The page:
Look around at the businesses in your town. Nearly all businesses have websites and many of them are looking for some content that showcases what they have to offer. Your job is to convince the owner that you're the best writer for the job. Be creative here. Chances are, especially now, the business is really needing something to entice customers back to their store, but they may not have the ready cash to pay for that service. Now is the time to use your best bartering tactics. Offer to take gift cards in exchange for your word-smithing. Tire shops, clothing stores, book stores, outdoor adventure businesses, restaurants, dentists, yoga or dance studios and even hospitals all need written words to reach their clientele. You may not get paid with a check, but a gift certificate or free classes is just as good. I wrote about 60 articles for our local outdoor retailer and received a house account in exchange. I'll need a new down coat (soon!) to ward off the chill of Wyoming winter and I love knowing I can run down there and buy whatever coat I want, not to mention Christmas and birthday presents for my kids. 

4. Non-profit Agencies

Most non-profits cringe at paying someone for services, but maybe you can find a win-win for both of you. Ask the local animal shelter to pay you in vouchers for dog food. Your church might be able to provide day care for your children, or hook you up with piano lessons for the kids. Do you have legal or tax expertise? Write some blog posts for a non-profit in exchange for services in the future.

5. Writing for Greeting Cards

Fellow Grogger, Sherri Jones Rivers wrote this post about the greeting card industry. If you can write succinctly, wittily and with heart, give this a try.

6. Writing for the Testing Market

Remember all those standardized tests you've taken and the reading comprehension essays? Someone has to write those and it might as well be you. I haven't written for the large testing companies, but I did work for several months for a local company that teaches English to Korean students. They needed practice TOEFL (Test of English as a Foreign Language) essays and questions so that's what I wrote. It was fun and interesting - I got to chose the topics for the essays, then crafted comprehension questions based on that information. It was good money and something I could do as a side-hustle. 

There are a lot of ways of turning your writing skills in cash, or as good as cash. It does require some effort, searching, applications, and most of all, tenacity, but it's worth it. You'll become a better writer, bring in some extra income and probably learn some new and interesting information in the process.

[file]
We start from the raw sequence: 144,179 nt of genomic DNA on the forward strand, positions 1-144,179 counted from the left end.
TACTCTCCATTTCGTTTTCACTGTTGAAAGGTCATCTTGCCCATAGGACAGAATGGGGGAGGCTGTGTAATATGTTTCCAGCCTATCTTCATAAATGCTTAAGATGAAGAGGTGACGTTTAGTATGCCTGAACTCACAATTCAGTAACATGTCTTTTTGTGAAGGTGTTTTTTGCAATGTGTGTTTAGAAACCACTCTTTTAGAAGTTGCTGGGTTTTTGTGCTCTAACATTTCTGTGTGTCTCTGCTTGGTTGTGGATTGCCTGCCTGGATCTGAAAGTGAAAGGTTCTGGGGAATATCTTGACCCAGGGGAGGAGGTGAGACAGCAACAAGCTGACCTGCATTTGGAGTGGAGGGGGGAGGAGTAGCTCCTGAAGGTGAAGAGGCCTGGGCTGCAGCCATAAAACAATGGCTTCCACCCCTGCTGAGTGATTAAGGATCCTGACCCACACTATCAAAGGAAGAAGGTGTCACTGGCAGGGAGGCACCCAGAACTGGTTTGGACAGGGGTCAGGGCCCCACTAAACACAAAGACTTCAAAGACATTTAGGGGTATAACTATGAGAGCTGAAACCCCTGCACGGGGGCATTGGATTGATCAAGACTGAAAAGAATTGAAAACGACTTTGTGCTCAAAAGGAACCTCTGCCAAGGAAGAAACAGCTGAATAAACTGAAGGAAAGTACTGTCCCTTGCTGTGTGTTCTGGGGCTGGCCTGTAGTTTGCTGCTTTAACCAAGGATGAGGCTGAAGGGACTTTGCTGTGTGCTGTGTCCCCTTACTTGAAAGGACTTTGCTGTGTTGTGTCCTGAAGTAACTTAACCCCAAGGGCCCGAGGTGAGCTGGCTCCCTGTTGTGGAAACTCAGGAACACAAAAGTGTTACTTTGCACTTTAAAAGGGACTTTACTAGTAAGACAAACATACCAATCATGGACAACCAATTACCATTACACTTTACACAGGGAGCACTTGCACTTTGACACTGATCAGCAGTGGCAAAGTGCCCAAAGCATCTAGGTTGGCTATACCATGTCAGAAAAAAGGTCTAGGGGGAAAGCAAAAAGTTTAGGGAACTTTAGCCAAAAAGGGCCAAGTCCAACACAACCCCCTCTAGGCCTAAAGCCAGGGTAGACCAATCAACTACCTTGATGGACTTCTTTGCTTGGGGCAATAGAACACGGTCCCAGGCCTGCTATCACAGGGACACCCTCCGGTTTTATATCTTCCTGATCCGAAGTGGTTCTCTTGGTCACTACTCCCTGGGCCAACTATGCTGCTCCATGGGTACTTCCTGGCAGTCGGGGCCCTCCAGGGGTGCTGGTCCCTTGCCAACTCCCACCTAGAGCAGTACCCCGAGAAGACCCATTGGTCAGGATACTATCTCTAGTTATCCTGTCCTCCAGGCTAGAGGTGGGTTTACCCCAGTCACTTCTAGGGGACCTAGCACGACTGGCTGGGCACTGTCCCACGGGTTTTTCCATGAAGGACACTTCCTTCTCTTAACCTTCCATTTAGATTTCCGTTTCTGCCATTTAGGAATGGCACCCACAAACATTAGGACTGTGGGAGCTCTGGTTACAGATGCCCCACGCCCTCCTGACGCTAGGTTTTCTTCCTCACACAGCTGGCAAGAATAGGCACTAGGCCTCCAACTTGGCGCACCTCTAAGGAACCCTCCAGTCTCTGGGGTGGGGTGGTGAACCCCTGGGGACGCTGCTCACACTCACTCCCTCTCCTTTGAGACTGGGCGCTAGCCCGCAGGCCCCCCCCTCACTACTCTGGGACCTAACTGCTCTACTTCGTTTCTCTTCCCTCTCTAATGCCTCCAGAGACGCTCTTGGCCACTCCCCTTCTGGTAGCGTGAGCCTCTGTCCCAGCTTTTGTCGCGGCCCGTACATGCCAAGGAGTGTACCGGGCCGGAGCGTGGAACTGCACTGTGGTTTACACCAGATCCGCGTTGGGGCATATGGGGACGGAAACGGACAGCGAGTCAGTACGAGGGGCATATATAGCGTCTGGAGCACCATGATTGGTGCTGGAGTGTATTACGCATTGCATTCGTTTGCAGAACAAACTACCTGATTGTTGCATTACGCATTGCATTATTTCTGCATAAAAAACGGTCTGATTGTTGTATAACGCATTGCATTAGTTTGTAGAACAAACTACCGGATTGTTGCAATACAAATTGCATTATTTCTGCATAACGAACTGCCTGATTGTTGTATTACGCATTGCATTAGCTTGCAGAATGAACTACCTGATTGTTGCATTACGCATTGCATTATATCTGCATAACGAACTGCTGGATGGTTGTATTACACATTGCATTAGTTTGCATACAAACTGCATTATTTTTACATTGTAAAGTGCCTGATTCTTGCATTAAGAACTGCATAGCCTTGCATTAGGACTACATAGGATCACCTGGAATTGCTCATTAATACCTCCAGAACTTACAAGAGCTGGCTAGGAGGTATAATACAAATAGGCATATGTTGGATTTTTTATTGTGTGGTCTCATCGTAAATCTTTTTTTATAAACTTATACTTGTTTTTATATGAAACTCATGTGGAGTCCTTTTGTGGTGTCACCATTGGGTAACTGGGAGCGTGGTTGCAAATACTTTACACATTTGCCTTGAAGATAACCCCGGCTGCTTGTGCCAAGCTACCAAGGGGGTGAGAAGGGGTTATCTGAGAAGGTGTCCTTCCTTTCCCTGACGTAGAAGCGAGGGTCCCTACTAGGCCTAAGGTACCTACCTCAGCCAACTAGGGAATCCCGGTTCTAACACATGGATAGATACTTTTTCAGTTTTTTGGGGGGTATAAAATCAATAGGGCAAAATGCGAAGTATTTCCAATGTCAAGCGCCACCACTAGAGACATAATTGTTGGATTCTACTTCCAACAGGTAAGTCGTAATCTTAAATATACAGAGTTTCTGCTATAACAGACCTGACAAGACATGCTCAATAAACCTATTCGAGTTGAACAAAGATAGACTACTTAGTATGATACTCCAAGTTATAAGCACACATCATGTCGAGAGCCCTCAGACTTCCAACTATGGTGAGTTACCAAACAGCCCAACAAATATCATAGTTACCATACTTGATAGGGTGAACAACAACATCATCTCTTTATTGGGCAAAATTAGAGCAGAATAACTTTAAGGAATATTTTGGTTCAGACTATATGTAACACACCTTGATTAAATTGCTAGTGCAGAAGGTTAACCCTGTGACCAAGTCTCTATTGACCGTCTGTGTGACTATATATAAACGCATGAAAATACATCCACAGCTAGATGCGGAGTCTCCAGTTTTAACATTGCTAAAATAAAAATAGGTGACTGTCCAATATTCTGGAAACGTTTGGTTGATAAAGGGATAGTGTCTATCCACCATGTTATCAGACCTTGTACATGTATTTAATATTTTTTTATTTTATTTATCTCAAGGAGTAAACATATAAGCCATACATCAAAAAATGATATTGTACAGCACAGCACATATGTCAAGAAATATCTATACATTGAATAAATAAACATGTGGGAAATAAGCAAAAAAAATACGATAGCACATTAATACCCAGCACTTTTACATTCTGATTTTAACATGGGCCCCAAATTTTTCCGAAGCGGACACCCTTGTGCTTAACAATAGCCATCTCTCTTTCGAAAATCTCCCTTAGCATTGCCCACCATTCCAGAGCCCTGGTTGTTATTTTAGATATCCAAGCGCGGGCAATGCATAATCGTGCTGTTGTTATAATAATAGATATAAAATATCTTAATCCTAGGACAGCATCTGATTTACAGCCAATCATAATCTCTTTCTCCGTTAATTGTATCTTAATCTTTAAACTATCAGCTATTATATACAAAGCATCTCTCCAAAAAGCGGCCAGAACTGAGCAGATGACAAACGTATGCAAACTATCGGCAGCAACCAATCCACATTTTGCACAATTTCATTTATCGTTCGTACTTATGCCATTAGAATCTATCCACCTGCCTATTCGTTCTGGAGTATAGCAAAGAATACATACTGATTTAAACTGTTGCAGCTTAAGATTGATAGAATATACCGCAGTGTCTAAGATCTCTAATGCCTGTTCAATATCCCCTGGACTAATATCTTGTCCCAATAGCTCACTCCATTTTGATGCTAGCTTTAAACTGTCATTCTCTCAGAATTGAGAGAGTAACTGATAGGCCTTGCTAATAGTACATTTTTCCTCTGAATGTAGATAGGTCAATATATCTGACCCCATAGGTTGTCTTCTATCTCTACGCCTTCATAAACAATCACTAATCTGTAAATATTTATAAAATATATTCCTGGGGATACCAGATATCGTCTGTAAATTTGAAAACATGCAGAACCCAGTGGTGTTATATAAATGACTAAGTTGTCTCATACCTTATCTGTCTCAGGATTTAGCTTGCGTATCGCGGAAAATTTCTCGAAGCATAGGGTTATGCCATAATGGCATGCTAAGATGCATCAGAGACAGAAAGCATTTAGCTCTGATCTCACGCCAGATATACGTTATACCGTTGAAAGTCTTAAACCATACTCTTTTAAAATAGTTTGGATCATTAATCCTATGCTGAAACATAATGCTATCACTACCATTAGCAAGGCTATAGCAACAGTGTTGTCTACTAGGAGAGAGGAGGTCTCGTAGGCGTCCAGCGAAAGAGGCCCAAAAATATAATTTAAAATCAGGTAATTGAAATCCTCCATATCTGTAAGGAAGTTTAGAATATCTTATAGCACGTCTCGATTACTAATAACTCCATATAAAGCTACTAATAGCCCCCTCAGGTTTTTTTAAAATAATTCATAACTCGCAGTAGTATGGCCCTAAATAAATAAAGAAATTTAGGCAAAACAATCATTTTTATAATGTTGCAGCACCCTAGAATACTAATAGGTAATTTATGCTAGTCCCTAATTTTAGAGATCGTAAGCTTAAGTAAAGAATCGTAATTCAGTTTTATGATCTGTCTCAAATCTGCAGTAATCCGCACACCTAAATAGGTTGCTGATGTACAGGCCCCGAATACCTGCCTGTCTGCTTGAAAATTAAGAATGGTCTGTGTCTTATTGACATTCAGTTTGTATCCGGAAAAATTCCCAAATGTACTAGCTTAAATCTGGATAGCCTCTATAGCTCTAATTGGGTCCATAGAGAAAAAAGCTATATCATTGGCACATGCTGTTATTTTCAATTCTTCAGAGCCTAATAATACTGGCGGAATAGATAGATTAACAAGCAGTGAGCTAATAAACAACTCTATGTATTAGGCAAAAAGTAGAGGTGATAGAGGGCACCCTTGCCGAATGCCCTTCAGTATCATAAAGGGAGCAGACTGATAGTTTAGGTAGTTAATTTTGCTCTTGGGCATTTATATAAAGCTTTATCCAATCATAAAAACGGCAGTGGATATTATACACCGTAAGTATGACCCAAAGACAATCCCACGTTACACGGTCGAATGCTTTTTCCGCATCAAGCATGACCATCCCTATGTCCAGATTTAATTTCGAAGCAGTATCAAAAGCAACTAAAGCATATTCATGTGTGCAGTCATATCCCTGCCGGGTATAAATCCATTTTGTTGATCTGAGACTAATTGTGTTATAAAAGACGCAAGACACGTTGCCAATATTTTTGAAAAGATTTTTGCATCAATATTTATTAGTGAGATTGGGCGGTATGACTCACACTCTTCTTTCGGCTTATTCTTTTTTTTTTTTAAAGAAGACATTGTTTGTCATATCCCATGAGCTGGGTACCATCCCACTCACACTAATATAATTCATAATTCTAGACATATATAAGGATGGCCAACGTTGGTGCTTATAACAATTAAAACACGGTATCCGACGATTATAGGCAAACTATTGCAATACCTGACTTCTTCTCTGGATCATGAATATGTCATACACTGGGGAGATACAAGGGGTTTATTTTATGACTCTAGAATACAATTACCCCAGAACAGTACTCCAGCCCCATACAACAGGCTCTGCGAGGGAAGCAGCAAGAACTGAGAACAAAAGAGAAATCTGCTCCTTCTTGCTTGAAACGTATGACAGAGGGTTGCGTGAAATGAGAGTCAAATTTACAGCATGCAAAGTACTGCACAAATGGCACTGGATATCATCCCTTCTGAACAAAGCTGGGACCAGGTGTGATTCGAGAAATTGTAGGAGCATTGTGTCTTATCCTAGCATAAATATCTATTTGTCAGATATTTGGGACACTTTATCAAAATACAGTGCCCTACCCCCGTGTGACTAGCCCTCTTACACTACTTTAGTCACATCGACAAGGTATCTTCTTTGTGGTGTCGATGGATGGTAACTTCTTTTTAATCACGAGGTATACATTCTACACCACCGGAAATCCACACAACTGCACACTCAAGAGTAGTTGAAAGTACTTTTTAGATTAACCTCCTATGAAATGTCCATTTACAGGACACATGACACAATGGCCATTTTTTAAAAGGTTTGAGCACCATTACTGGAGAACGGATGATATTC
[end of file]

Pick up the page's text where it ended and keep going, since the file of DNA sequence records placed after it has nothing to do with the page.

Wednesday, August 12, 2020

Giveaway and Interview with Picture Book Writer Kirsti Call ~ by Christy Mihaly

A big GROG welcome to picture book author Kirsti Call. Kirsti is offering a signed ARC (advance copy) of her forthcoming picture book, Mootilda's Bad Mood ... just comment and/or tweet to be entered in our giveaway (details below)! 

   GROG:  Welcome, Kirsti! I know that in addition to writing, you co-host the new Picture Book Look podcast, and you're a Cybils judge and co-coordinator of Reading for Research Month (ReFoReMo). 
    Before we talk about your books, please tell us a little about ReFoReMo. What does it involve, and why should GROG readers participate?

    Kirsti: ReFoReMo was originally Carrie Charley Brown’s idea, and when she asked me to join in on the fun, I was thrilled. We had both judged for the Cybils awards, which helped us understand how reading great books helps us write great books. Paying attention to what I love about a story, and attempting to add those elements into my own stories, is one of my favorite ways to improve my writing. We wanted to share that with others.

Well, thanks to you and ReFoReMo for sharing all those mentor text insights. What more should our readers know about ReFoReMo?
    Kirsti: ReFoReMo is not only for writers, but for librarians, teachers, and kids. Though we post every Tuesday all year long, March is our challenge month. That's when authors, educators, librarians, agents and editors share insights and favorite mentor texts that we can read and learn from. 

ReFoReMo is a great resource for anyone who loves picture books. Now, what can you tell us about judging the Cybils?

A: For the last six years, I’ve read all 300-ish nominated picture books for the Cybils award over a two-month period. This picture book overload totally helps me understand the market, what editors love, and what I love about picture books.

Read, read, read, right? Kirsti, you're also a marriage and family therapist. Does that work give you story ideas or otherwise inform your children's books?

Kirsti: I love using bibliotherapy in my work as a therapist. Reading and discussing books in therapy helps people process and heal. This work definitely influences my stories and what I write. In fact, if you read my forthcoming picture book, Mootilda’s Bad Mood (Sept. 1, 2020, Little Bee), you'll notice a very obvious connection between the story and my work as a therapist. 

Spread from Mootilda: "We're in a bad mooooooood!"
Mootilda's Bad Mood is co-written with Corey Rosen Schwartz and illustrated by Claudia Ranucci. It's about a cow in a bad mood. Where did this fun idea come from?

   Kirsti: Corey and I joke about her being in a bad mood and me being in a good mood all the time.  We thought it would be fun to take that dynamic and explore how a cow in a bad mood would approach life ... and overcome all the cow-tastrophes that make her feel worse and worse. 

Uh-oh, cow-pun alert!! Kirsti, how does the co-writing process work differently from solo writing?

   Kirsti: Corey and I have written many manuscripts together. In fact, we have another book coming out in the fall of 2021 with Little Brown. It’s called "Cold Turkey!" Writing together involves lots of texts and messaging in google docs and talking on the phone. It’s a much more social than writing solo.

  Big congratulations on Mootilda, Kirsti (and Corey and Claudia). I'm sorry, though, about the timing.
How have you been promoting your new book in the midst of the covid-19 closures and cancellations?
Book Launch in the Time of Covid (Sept.5)